Erdogan May Need to Seek Kurdish Parliament Allies, Demir Says

Prime Minister Recep Tayyip Erdogan, who won a third term in office pledging to rewrite Turkey’s constitution and continue its economic growth, may have to seek alliances with the main Kurdish party in order to move forward with a new national charter, Inan Demir, chief economist at Finansbank AS, said today in a telephone interview.

The governing Justice and Development Party, or AKP, has about 51 percent of the votes with 91 percent of ballots counted, according to preliminary results published by local media.

The main opposition Republican People’s Party, or CHP, is projected to get 26 percent of the vote, early results showed.

On constitutional change:

“We have an interesting picture in that the AKP has increased its vote but the number of MPs has declined below the three-fifths needed to pass constitutional change.

We now need to see what Erdogan says about the new constitution. With a popular vote that’s close to 50 percent I think he’ll be inclined to press ahead with constitutional change. He may try to garner support from others in parliament and that will be the key issue.”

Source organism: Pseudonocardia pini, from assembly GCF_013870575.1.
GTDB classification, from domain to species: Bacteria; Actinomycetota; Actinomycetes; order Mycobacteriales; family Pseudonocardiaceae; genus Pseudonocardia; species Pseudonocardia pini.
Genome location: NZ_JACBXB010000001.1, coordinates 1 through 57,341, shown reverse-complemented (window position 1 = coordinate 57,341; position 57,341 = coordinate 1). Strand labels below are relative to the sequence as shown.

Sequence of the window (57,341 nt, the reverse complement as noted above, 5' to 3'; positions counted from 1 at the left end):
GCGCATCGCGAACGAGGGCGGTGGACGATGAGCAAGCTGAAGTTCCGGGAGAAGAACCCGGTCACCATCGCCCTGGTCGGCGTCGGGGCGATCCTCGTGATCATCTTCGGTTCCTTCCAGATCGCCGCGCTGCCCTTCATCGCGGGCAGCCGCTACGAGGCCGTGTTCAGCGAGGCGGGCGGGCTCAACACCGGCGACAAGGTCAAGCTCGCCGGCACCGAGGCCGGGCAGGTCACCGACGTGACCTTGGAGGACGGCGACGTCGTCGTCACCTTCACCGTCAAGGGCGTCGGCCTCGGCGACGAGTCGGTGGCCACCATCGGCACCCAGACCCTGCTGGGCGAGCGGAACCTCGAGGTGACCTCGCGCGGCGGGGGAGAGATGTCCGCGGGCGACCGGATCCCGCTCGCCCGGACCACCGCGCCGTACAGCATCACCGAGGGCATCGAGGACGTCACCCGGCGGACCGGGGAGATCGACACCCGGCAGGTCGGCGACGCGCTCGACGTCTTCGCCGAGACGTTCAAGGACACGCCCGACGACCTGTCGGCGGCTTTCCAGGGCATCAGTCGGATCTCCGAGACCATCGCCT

On market reaction:

“Market expectations had been converging on such a result, so I think this result will be neutral. The most market friendly result would have been with the AKP somewhat weaker.”

On possible allies:

“The BDP (the pro-Kurdish Peace and Democracy Party) is the closest to the AKP in terms of hostility to the current constitution, but Erdogan has recently stepped up the rhetoric against the BDP. Still, there are some sweeteners he could offer the BDP, such as a lower threshold (for representation in parliament). The BDP could, or at least some of the BDP might, back him. He also might be counting on some defections from the MHP. Ideally for markets he would reach out across the board but that seems unlikely.”

On economic policy:

“The AKP will be focused on the constitution with the numbers hanging in the balance. So I don’t expect a blanket tightening of fiscal policy. There could be some selective moves against particular sectors: the automotive sector stands out. Equally I don’t expect any great loosening, or any attempts to spend the additional revenue (from the tax debt restructuring).”

-- Editors:

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